“I was surprise by how cold the winter was,” says Juergen Fischhaber, a German who moved to Athens from Sofia in October. An executive at a multinational company, Fischhaber is one of 4,000 expatriates who work in highly skilled jobs in Greece and who come together regularly at meetings of the InterNations community group.
“We have 7,100 registered members, of whom 4,000 are foreigners and the rest Greeks who have spent many years abroad or who are thinking of emigrating in the near future,” Anastasios Ioannidis, the 33-year-old head of the group tells Kathimerini. Ioannidis himself spent several years abroad before returning to Greece, where he works as a business consultant.
InterNations is an international organization with branches in 400 cities around the world which is aimed at helping its members – many of whom do not speak the language of their new country – come together and network. In addition to weekly meetings and outings, the members help each other out and have online support and advice networks.
“The fora are used to address any problems that may arise,” explains Ioannidis, who coordinates members from 130 countries. “Most of the issues are solved automatically; my help is called for only when it is serious.”
Groups are also organized according to the members’ shared interests, so there is one group dedicated to hiking, another to cultural activities and so on.
The majority of InterNations members have the enthusiasm of exchange students, even though most are aged between 30 and 50.
The Greek branch, which began with just three members in 2008, is unique in the fact that it also includes natives.
“The bigger and more chaotic a city, the harder it is to adapt at first,” says Fischhaber, who has lived and worked away from Germany for over a decade. The biggest problems he has faced in Greece are not what you may imagine.
“The red tape is not much different than that in other countries, but the traffic on the streets certainly is,” stresses Fischhaber. “I can never calculate how long it will take me to get to an appointment.”
Being a German in Greece, he says laughing, “is a good excuse to start a conversation on politics.”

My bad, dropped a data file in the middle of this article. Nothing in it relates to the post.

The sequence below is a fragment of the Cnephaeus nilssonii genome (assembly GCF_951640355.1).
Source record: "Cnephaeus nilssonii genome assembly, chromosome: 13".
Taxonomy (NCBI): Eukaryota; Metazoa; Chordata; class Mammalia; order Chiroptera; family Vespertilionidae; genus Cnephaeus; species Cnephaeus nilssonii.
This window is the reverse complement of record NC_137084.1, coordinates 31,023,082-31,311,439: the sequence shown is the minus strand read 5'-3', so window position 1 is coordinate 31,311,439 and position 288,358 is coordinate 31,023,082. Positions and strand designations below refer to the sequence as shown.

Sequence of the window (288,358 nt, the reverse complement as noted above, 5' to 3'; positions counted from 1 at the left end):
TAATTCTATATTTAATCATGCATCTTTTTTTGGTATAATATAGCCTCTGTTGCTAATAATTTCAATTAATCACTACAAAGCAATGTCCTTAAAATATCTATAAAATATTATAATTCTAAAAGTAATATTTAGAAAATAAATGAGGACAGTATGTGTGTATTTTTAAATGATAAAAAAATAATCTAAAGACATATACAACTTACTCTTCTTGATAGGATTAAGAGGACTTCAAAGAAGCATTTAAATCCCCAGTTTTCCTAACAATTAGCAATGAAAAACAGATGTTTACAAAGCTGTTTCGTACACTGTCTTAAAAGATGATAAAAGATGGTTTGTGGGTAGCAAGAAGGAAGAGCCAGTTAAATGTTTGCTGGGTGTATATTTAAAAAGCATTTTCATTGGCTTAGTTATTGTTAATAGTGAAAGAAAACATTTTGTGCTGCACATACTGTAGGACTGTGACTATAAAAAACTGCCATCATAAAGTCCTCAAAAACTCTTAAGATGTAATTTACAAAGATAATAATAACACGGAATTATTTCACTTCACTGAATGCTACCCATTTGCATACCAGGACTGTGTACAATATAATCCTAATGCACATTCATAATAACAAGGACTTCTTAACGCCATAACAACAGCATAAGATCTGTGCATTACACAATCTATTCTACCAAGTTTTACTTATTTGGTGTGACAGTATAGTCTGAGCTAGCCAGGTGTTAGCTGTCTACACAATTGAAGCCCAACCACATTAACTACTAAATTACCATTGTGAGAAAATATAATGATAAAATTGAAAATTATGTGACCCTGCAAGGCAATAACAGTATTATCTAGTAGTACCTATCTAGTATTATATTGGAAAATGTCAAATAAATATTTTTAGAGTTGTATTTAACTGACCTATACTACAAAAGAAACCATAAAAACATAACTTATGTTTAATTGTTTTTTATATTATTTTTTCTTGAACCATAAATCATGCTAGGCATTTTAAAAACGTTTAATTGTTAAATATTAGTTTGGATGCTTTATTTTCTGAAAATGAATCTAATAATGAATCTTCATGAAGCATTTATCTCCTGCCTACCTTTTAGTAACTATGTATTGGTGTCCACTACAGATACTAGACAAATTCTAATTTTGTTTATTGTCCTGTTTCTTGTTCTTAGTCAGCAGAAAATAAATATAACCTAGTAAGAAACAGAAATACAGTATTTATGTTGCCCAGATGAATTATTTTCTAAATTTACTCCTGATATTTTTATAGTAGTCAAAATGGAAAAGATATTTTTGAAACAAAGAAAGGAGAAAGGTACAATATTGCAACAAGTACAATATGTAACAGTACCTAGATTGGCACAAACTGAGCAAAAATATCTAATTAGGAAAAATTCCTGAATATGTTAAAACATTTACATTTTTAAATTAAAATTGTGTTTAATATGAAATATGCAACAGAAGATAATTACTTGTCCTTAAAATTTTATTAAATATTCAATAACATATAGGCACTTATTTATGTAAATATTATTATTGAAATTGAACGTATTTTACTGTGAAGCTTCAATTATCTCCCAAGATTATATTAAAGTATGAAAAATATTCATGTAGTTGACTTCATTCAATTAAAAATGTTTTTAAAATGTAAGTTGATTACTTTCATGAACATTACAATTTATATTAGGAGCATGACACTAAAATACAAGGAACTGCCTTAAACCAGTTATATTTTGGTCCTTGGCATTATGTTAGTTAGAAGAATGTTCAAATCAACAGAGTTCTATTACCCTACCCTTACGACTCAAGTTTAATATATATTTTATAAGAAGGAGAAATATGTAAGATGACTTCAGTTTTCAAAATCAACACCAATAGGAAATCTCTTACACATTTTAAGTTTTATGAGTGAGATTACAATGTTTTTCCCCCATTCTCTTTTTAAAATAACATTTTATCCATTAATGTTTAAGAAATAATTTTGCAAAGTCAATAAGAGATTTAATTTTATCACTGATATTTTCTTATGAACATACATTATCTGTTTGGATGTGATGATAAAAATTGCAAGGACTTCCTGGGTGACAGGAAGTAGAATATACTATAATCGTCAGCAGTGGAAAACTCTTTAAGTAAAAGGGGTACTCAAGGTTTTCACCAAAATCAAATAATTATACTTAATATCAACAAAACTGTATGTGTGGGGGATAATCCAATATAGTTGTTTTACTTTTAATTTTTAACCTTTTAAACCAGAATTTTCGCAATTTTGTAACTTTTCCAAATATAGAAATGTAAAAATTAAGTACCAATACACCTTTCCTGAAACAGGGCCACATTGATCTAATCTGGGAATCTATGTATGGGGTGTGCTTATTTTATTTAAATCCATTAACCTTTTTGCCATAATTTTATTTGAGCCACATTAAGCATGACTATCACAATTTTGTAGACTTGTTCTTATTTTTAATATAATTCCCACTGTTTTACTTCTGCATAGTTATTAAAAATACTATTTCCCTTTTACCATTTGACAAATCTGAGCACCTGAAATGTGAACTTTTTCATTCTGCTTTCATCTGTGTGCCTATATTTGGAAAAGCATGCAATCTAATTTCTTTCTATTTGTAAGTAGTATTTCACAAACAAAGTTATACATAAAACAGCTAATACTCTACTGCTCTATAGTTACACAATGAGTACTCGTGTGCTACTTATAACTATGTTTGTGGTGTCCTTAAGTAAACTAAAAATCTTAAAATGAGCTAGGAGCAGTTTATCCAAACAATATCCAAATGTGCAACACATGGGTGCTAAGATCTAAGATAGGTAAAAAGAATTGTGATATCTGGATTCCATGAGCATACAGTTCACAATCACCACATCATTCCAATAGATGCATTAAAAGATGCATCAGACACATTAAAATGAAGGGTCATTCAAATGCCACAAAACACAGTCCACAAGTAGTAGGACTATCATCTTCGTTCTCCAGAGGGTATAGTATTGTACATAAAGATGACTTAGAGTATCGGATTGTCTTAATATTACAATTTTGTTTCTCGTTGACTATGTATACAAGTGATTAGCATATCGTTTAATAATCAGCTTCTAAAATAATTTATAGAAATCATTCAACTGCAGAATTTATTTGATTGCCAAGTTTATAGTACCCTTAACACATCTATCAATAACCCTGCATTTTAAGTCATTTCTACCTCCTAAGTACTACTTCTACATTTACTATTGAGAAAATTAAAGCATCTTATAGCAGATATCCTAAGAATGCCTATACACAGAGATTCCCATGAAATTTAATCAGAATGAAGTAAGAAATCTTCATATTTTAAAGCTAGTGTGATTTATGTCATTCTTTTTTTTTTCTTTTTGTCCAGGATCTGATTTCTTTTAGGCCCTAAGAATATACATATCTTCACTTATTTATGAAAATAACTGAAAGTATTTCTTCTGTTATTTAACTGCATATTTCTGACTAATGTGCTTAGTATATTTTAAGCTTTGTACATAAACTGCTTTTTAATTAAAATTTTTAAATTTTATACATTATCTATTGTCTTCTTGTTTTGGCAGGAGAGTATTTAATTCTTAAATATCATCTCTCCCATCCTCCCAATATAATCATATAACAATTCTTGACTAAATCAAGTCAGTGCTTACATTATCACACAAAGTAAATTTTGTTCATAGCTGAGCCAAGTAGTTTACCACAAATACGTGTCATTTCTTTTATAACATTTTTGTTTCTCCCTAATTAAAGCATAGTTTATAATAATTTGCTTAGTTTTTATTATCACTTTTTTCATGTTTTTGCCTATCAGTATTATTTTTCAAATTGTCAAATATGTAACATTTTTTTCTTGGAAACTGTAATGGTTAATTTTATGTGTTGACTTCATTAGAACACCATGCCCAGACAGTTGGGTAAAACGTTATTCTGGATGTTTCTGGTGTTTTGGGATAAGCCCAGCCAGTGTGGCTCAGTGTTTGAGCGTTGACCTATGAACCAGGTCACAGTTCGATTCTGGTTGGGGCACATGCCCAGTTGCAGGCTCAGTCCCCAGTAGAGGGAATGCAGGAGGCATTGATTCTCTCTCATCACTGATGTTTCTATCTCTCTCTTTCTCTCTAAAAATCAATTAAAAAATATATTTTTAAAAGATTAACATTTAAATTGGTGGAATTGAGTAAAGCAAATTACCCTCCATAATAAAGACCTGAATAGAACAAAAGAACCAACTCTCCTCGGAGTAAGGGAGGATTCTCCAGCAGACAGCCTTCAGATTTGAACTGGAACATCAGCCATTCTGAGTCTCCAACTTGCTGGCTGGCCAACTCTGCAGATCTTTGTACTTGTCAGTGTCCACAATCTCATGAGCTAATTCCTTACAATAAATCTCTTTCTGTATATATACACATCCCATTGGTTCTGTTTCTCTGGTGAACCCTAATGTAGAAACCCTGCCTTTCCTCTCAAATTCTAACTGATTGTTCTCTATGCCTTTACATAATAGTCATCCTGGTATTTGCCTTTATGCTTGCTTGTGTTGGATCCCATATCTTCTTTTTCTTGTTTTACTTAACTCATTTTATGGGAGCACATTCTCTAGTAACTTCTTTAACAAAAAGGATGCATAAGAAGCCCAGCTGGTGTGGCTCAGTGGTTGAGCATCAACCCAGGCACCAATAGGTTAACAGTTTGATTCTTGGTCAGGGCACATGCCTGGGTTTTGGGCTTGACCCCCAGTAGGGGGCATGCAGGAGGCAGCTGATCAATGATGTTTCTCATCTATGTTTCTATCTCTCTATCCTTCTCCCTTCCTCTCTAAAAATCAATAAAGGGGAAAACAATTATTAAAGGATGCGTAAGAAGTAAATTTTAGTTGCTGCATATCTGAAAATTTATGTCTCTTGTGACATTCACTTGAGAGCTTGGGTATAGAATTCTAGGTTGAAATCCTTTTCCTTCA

“Sometimes I meet Greeks who are very critical of their own country in regard to the economic crisis as well as others who blame the foreigners for everything,” Fischhaber says. “I don’t know what the mood was like before the crisis, but right now I see an aggressiveness in the way people drive.”
Slovakian Zuzana Koskova, a veteran of the expat community who has lived in Athens since 2006, makes the same observation about impatient Greek drivers who honk at every opportunity.
“When I first came to Greece, I was surprised by the expensive-looking purses carried by young girls,” she says in flawless Greek. “When I started working for a salary of 720 euros, I started wondering. Then I discovered the huge market of knockoffs, which does not exist in my country. I was surprised that they preferred to buy something fake just to make an impression.”
As the crisis starting taking its toll, Koskova’s sector, air travel, was also hit, yet the 33-year-old’s love for Athens remains unchanged “though the good and the bad.” “Now I work in shipping and I’m studying German literature,” she says. “I have been given a lot of opportunities in Greece.”
Her love of Greece also probably stems from the fact that when she was younger she wanted to be an archaeologist, as well as because all the Greeks she has met so far have embraced her. “Whenever I have time I visit the museums. The Cycladic Art Museum is my favorite,” she says. “Every time I land in Athens, I feel awe, just as I did the first time.”